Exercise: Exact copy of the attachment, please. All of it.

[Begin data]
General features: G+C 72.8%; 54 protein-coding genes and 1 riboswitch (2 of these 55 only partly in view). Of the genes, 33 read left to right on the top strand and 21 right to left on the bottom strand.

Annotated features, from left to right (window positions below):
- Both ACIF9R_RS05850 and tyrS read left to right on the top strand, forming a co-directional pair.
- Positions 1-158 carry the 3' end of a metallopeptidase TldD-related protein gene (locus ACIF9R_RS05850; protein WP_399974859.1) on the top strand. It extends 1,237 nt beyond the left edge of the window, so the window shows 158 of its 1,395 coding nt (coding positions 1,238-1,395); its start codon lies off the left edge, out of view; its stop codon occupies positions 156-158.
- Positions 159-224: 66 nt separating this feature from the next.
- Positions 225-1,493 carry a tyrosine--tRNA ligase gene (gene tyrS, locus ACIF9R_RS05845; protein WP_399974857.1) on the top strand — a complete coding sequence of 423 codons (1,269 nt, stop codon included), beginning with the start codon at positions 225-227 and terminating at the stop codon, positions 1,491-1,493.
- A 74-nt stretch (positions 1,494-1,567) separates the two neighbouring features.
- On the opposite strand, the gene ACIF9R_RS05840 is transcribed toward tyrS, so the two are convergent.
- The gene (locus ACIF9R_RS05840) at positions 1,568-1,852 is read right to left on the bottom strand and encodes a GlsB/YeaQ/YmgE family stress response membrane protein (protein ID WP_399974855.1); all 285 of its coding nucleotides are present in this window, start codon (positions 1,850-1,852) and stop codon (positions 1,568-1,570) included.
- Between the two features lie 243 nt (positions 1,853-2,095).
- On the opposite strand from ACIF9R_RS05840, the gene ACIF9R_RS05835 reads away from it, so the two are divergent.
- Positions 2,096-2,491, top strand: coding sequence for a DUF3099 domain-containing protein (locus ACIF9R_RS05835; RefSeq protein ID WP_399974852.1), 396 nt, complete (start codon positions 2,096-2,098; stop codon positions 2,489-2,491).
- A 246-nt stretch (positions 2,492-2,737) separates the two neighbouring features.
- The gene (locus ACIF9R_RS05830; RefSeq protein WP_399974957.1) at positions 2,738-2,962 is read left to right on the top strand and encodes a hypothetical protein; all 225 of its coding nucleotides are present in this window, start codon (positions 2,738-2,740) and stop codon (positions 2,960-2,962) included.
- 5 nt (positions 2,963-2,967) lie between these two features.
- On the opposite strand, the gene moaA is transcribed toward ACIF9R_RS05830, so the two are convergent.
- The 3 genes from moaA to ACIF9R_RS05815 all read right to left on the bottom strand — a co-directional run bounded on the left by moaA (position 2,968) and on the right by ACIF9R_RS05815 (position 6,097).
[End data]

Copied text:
General features: G+C 72.8%; 54 protein-coding genes and 1 riboswitch (2 of these 55 only partly in view). Of the genes, 33 read left to right on the top strand and 21 right to left on the bottom strand.

Annotated features, from left to right (window positions below):
- Both ACIF9R_RS05850 and tyrS read left to right on the top strand, forming a co-directional pair.
- Positions 1-158 carry the 3' end of a metallopeptidase TldD-related protein gene (locus ACIF9R_RS05850; protein WP_399974859.1) on the top strand. It extends 1,237 nt beyond the left edge of the window, so the window shows 158 of its 1,395 coding nt (coding positions 1,238-1,395); its start codon lies off the left edge, out of view; its stop codon occupies positions 156-158.
- Positions 159-224: 66 nt separating this feature from the next.
- Positions 225-1,493 carry a tyrosine--tRNA ligase gene (gene tyrS, locus ACIF9R_RS05845; protein WP_399974857.1) on the top strand — a complete coding sequence of 423 codons (1,269 nt, stop codon included), beginning with the start codon at positions 225-227 and terminating at the stop codon, positions 1,491-1,493.
- A 74-nt stretch (positions 1,494-1,567) separates the two neighbouring features.
- On the opposite strand, the gene ACIF9R_RS05840 is transcribed toward tyrS, so the two are convergent.
- The gene (locus ACIF9R_RS05840) at positions 1,568-1,852 is read right to left on the bottom strand and encodes a GlsB/YeaQ/YmgE family stress response membrane protein (protein ID WP_399974855.1); all 285 of its coding nucleotides are present in this window, start codon (positions 1,850-1,852) and stop codon (positions 1,568-1,570) included.
- Between the two features lie 243 nt (positions 1,853-2,095).
- On the opposite strand from ACIF9R_RS05840, the gene ACIF9R_RS05835 reads away from it, so the two are divergent.
- Positions 2,096-2,491, top strand: coding sequence for a DUF3099 domain-containing protein (locus ACIF9R_RS05835; RefSeq protein ID WP_399974852.1), 396 nt, complete (start codon positions 2,096-2,098; stop codon positions 2,489-2,491).
- A 246-nt stretch (positions 2,492-2,737) separates the two neighbouring features.
- The gene (locus ACIF9R_RS05830; RefSeq protein WP_399974957.1) at positions 2,738-2,962 is read left to right on the top strand and encodes a hypothetical protein; all 225 of its coding nucleotides are present in this window, start codon (positions 2,738-2,740) and stop codon (positions 2,960-2,962) included.
- 5 nt (positions 2,963-2,967) lie between these two features.
- On the opposite strand, the gene moaA is transcribed toward ACIF9R_RS05830, so the two are convergent.
- The 3 genes from moaA to ACIF9R_RS05815 all read right to left on the bottom strand — a co-directional run bounded on the left by moaA (position 2,968) and on the right by ACIF9R_RS05815 (position 6,097).